Astronomy: H-R Diagram

Some stages in the life of a one-solar-mass star:

  1. Main sequence. Longest phase. 10 billion yr. Fuel: Core H fusion. Central temperature around 15 million K.
  2. Main sequence turn-off. Fuel: Core H fusion. He building up in core. Star brightens, gets slightly larger.
  3. Subgiant branch. Fuel: Core H fusion switches to "shell" geometry as He fills center. Luminosity stays about constant as the star grows in radius and cools in temperature.
  4. Red giant branch. Fuel: Shell H fusion. Shell gets larger and thinner in thickness. Star gets more luminous and cooler, and much larger.
  5. Helium Flash. Not a phase - it's a near-instantaneous event when helium fusion begins. Core temperature about 100 million K.
  6. Helium main sequence (also known as "red clump" if it hugs the giant branch, or "horizontal branch" if it spreads out to hotter temperatures). 2nd-longest phase. Roughly 0.4 billion yr. Fuel: Core He fusion. Star is a stable red giant.
  7. Asymptotic giant branch. Fuel: H and He fusion in shells. Star puffs to its largest size yet, and gets very luminous. At the end of AGB, the star sheds its outer layers and makes a dust cloud.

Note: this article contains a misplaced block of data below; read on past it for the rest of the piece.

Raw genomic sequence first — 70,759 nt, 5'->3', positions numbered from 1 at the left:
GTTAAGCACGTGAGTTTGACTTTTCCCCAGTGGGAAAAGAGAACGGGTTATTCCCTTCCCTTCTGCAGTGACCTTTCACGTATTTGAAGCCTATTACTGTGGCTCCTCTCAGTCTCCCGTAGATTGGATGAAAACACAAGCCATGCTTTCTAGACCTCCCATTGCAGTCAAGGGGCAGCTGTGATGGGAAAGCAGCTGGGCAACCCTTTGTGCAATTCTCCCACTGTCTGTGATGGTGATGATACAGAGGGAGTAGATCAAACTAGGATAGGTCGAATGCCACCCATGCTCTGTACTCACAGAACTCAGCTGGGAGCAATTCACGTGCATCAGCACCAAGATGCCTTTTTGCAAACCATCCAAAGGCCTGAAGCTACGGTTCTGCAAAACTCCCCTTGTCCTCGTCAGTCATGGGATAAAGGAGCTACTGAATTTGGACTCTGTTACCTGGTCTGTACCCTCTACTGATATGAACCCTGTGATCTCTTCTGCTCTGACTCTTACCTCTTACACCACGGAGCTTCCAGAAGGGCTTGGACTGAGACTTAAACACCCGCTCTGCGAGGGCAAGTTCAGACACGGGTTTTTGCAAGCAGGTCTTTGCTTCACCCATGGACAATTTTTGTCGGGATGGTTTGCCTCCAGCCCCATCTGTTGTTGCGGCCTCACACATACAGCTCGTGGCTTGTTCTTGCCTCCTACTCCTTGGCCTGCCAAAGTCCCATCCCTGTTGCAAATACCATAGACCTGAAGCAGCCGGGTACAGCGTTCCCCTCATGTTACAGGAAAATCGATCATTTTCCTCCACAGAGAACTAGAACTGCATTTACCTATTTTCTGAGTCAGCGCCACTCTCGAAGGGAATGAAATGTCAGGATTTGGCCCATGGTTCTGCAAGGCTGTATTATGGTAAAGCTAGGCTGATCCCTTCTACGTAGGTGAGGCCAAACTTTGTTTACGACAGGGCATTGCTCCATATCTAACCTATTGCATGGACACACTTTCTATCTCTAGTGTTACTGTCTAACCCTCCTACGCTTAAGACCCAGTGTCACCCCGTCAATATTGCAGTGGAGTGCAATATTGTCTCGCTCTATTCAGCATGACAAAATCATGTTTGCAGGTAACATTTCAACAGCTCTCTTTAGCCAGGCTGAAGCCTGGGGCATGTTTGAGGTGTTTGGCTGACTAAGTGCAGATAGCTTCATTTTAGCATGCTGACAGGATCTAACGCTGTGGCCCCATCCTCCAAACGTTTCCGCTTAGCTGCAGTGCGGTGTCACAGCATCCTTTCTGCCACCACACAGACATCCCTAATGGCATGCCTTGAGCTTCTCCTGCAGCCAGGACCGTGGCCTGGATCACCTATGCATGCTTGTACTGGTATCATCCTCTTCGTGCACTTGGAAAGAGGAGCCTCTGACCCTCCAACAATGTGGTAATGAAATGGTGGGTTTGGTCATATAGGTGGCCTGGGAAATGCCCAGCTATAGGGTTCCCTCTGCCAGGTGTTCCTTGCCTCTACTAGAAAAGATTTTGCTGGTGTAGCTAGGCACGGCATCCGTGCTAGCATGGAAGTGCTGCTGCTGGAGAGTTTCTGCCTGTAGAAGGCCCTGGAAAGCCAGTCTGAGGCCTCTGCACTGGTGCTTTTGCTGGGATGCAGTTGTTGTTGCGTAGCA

8. Planetary Nebula. Shortest phase: 10,000 yr. No fusion. Latent heat powers nebula. The material previously shed gets lit up and ionized as the naked CO core is revealed.
  9. White dwarf. No fusion. What was once the core of the star is now a stellar remnant 1/100th of the size it was on the main sequence.
For all stages 1-4 and 6-7, the core of the star always shrinks, gets more dense, and gets hotter, even as the outer parts of the star are generally doing the opposite: getting puffier and cooler.
Last modified: Tue Mar 30 09:10:54 CST 1999